Q. There are seven men in the draw who are fathers. With all the pressures and demands of tennis, do you look at these guys and wonder how they do it, be fathers, play tennis?
ANDY RODDICK: You know what, I normally comment on stuff that I have some sort of idea about. And I don't have an idea about that as far as I'm aware (smiling).
You know, it's got to be demanding. But for me to sit here and give you my opinion on fatherhood when I have no idea about it I think would be a little presumptuous on my part.
Q. Have you felt a different reception coming here after last year?
ANDY RODDICK: Yeah, I think so. But I felt that everywhere. It wasn't just coming here into London that kind of sparked it. You know, obviously when I talk to people, that's what they want to talk about most times. But I think it would have been pretty dumb of me to come over here and be surprised by that, that people wanted to talk about it.
I think I have a pretty good grasp of it, you know. I certainly realize that it had an effect on some people. You know, so it is different. It is different. But, you know, it's nice, too.
Q. You've been around Mardy the last month quite a bit. Do you want to assess the state of his game, where you think he could be headed in the tournament. You might face him in the fourth round. Do you think his level has been pretty good?
ANDY RODDICK: Well, yeah. I mean, regardless of where we both are, whatever, a week from now, you know, Mardy is probably as motivated as he's been.
So, you know, he certainly deserves this patch of success that he has going right now.
Q. Is it fair to say now that you're back here, it's a new day, a new tournament, that you kind of want to bury the memory from last year and not use it as some inspiration?
ANDY RODDICK: I don't know that I deal in extremes. I said the first day I got here, people are, How are you going to forget it? I'm not going to forget it. That's an impossibility. It was a huge moment in my life.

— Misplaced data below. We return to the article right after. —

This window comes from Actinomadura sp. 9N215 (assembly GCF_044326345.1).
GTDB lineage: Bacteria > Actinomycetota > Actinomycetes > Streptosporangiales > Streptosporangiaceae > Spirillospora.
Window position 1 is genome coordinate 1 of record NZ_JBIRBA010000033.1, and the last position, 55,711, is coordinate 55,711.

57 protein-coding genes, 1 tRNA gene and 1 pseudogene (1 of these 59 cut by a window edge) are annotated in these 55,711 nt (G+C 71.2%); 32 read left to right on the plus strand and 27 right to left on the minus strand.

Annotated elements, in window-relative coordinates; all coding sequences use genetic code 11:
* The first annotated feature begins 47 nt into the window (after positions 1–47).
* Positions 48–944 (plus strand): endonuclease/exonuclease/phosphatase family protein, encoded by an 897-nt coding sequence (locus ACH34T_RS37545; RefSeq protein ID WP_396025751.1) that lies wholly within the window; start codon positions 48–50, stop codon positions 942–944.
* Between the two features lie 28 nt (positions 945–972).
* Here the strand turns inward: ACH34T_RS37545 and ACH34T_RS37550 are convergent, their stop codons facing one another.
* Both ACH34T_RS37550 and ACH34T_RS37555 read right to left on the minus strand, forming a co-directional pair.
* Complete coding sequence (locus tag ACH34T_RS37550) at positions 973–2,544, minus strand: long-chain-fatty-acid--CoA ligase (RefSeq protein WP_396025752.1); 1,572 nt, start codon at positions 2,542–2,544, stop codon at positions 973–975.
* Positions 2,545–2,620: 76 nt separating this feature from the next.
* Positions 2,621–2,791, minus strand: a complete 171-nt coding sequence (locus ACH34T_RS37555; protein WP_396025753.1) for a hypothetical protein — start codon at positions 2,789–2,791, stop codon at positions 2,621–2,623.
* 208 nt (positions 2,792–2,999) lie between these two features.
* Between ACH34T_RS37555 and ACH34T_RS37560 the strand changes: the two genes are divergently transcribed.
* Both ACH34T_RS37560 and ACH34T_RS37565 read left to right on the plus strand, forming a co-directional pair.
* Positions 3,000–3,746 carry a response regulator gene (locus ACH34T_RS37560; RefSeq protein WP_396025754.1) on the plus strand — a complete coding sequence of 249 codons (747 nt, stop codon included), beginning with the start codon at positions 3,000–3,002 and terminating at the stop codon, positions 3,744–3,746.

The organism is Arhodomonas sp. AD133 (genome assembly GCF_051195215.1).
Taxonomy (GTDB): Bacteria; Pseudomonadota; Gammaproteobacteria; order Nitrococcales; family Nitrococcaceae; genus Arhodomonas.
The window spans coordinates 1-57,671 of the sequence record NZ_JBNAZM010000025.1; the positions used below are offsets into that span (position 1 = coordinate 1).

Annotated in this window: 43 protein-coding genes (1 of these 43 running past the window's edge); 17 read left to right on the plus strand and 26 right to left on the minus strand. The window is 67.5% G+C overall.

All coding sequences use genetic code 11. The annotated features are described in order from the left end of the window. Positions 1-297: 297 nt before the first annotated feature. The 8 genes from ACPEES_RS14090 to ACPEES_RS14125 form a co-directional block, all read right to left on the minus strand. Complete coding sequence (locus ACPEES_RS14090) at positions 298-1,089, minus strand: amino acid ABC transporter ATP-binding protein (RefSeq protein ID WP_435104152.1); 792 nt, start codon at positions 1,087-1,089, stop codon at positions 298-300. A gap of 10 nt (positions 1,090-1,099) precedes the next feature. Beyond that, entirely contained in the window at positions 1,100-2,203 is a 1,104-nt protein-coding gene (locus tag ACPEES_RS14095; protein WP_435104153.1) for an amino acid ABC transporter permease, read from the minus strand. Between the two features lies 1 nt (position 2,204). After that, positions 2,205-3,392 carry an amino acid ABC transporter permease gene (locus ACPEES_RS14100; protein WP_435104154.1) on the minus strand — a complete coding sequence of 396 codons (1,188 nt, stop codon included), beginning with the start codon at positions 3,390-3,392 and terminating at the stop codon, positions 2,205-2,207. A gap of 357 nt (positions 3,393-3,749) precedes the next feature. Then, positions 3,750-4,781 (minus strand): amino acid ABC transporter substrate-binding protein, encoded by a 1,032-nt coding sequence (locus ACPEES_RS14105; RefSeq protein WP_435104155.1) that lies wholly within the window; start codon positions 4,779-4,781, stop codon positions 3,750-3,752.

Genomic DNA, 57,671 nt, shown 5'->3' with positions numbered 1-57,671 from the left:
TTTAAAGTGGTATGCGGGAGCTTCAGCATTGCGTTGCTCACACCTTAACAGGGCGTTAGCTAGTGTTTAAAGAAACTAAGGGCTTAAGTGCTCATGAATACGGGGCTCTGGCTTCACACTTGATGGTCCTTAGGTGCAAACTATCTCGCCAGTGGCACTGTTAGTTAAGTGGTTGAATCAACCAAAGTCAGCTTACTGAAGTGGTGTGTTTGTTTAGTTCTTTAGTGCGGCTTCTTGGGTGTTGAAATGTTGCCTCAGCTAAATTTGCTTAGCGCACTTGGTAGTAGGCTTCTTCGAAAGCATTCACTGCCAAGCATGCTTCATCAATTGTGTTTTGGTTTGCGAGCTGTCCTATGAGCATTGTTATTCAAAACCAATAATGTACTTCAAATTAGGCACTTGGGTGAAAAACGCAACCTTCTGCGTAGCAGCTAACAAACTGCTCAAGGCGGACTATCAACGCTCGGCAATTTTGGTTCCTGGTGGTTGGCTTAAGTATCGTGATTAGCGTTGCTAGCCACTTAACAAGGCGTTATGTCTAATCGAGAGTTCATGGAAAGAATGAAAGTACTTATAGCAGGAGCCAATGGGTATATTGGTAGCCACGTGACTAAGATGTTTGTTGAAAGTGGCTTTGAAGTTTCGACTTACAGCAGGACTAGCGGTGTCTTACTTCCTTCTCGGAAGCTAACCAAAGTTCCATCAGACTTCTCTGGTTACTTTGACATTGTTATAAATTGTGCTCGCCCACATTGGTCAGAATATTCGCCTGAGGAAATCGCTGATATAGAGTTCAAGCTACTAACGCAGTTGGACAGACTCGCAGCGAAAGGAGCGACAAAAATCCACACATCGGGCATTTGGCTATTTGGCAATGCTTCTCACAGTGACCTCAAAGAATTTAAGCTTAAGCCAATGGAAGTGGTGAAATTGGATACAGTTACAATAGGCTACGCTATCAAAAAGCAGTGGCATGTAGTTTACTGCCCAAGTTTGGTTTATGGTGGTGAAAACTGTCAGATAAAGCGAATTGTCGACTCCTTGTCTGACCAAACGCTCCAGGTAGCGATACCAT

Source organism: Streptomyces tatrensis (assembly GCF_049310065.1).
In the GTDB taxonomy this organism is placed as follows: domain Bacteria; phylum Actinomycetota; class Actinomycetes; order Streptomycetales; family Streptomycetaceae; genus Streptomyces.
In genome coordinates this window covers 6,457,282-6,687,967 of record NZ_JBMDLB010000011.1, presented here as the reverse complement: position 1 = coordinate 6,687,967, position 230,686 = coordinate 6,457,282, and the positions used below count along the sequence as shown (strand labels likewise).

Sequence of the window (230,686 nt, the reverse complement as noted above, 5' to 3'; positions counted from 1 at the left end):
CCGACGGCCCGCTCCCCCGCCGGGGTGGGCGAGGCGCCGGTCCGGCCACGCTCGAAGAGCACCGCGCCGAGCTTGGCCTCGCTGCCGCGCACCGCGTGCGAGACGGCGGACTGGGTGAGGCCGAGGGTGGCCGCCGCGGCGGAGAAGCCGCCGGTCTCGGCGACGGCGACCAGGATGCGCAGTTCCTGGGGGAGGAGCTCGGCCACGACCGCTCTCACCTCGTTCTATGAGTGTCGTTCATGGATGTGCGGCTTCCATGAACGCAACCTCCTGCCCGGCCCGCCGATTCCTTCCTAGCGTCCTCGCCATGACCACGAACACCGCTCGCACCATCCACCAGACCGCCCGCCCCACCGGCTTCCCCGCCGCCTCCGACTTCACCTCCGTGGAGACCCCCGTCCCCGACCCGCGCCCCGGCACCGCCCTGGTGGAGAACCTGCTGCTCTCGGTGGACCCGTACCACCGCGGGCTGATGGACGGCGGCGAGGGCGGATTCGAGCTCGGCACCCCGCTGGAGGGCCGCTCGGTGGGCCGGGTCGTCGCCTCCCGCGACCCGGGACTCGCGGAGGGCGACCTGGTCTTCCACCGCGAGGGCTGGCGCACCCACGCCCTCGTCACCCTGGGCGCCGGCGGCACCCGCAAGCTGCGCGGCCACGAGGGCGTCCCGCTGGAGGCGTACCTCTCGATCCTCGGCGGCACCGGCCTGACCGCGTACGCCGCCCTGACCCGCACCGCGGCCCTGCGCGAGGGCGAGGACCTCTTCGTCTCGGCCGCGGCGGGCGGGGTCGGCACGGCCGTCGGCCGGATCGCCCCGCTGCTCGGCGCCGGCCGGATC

It's a tournament I'm very proud of as far as, you know, closing my eyes and thinking real hard and making my forehand better today by thinking about last year, I don't know how to do that either. You know, I'll remember it, but this is a separate tournament. You know, the goal is the second round here.
So, you know, I can talk about it, it's fine, it's no problem.
Q. People are talking about it. They bring it up. You want to put it aside and focus on what you're doing. Is that fair to say?
ANDY RODDICK: Yeah, you want to focus on this year's event, but I'm fully aware that's not the reality of the situation. Therefore, I'm not going to let it bother me. I'm not going to act agitated. It was a privilege to play in that match. I'm not going to act like it's a burden now, that's for sure.
Q. Do you get the impression that Rafa is maybe back to where he was two years ago where he can seriously challenge for the title again after what happened in Paris?
ANDY RODDICK: Yeah. I don't know that I ever have gone into a Grand Slam and said Rafa can't challenge for the title. You know, it's a very fine line between playing okay and playing really well. And right now he's kind of found that 'really well' again.
I guess for me, I look at it, you know, I see ‑‑ the way it's presented as far as Rafa's success is a little bit predictable to me as far as what I read. It's like he hasn't won a tournament for this long, all of a sudden he gets on the clay, he wins everything, everyone changes him into a different human being. He's the same human being. He's the most dominant clay court player that's ever played. He's the best clay court player in my opinion that's played. And obviously winning matches creates confidence. You know, so obviously he uses that as a bit of a springboard.
But, you know, I don't think anybody in the locker room has ever said, Rafa is not the same. It's just a matter of him getting into a groove. He lost one match last year. It's one match in six years. Everyone acted like he was finished, it was the end, it was this. We don't deal in headlines or extremes again. He lost one match.